To determine the link between burnout and curricular reform, Arvandi et al. performed related research on faculties working in Tehran University of Medical Sciences (TUMS). This involved the following components: 1) Adaptation of existing stages of change questionnaire; 2) Application of a standard burnout and distress measurement; and 3) Recruitment of a sample of faculty to answer both questionnaires with subsequent analysis to provide preliminary impressions of the link between faculty burnout and curricular change implementation. This descriptive-analytic study was conducted on 143 clinical faculty members.

A significant relationship was found between faculty members’ readiness to change teaching approaches and the subscales of occupational burnout. Specifically, participants with low occupational burnout were more likely to be in the action stage, while those with high burnout were in the attitude or intention stage, which could be understood as not being ready to implement change. There was no significant correlation between general health scores and stage of change.

Arvandi et al. found it feasible to measure the stages of change as well as stress/burnout in academic doctors. Occupational burnout directly reduces the readiness to change. To have successful academic reform in medical schools, it, therefore, would be beneficial to assess and manage occupational burnout among clinical faculty members. By taking both readiness to change and burnout into account, the launch of a new curriculum could be modified to improve the chances of successful implementation.

The future priorities for burnout research

The study does not address the issues of burnout and readiness to change among the basic science faculty and pathology faculty who teach in the pre-clinical component of the curriculum. Such a study is needed. Similar studies at other universities would be of interest.

Monitoring of the interaction between the psychological functioning of the individuals with the organisational climate in terms of psychological and social well-being should occur between the first two stages of the burnout process – flame-out (i.e. stress of futile effort) and burnout (i.e. exhaustion and demoralisation). This early period in the burnout process is propitious to identify means of intervention for the sake of preservation and recovery of the psychological potential of the workers in such vulnerable groups as medical specialists. At an early stage, the phenomenology of professional “burning” is not difficult to differentiate from the symptoms of psycho-emotional stress, whereas at a later stage (described by the term ‘rust out’), there may be less benefit from psychological interventions as the harm is thought to be firmly established. Therefore, medical school leadership should implement programs to proactively address faculty burnout which can result in more productive faculty and facilitation of curriculum reform.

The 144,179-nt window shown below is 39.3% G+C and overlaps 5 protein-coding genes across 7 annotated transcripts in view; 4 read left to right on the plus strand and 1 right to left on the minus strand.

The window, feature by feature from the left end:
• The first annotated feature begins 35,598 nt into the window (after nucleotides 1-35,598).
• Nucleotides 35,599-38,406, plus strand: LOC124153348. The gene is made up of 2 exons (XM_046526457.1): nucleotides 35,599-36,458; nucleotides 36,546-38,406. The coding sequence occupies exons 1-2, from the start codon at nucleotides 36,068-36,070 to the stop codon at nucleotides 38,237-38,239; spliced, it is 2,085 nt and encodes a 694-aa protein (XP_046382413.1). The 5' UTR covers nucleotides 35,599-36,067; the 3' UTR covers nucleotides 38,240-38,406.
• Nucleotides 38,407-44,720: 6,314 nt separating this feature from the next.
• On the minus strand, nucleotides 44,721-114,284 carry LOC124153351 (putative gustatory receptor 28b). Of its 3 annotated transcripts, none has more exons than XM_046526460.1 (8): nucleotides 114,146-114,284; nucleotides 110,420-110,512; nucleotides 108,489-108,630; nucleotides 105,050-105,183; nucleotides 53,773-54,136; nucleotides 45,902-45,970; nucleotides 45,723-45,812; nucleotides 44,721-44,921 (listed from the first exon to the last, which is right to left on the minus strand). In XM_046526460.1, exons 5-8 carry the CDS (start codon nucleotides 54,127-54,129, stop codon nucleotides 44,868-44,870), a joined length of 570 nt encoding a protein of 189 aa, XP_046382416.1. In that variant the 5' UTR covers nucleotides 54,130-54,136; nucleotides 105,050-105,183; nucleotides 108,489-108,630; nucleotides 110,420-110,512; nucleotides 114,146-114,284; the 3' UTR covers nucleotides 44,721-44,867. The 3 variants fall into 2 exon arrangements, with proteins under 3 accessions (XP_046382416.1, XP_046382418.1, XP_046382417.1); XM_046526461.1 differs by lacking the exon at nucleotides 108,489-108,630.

Buja, LM. Medical education today: all that glitters is not gold. BMC Med Educ. 2019;19(1):110. Published 2019 Apr 16. doi:10.1186/s12909-019-1535-9.

Buja, LM. Medical education: past and present. Openacessgovernment.org/category/publications. 6 April 2020, pp. 28-29.

Arvandi Z, Emami A, Zarghi N, Alavinia SM, Shirazi M, Parikh SV. Linking medical faculty stress/burnout to willingness to implement medical school curriculum change: a preliminary investigation. J Eval Clin Pract. 2016;22(1):86-92. doi:10.1111/jep.12439

Bridgeman PJ, Bridgeman MB, Barone J. Burnout syndrome among healthcare professionals. Am J Health Syst Pharm. 2018;75(3):147-152. doi:10.2146/ajhp170460

Messias E, Gathright MM, Freeman ES, et al. Differences in burnout prevalence between clinical professionals and biomedical scientists in an academic medical centre: a cross-sectional survey. BMJ Open. 2019;9(2):e023506. Published 2019 Feb 19. doi:10.1136/bmjopen-2018-023506

Holleman WL, Cofta-Woerpel, LM, Gritz ER. Stress and morale of academic biomedical scientists. Acad Med. 2015;90(5):562-564. doi:10.1097/ACM.0000000000000533


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MD Professor of Pathology and Laboratory Medicine
McGovern Medical School, The University of Texas Health Science Center at Houston
Phone: +1 713 500 5403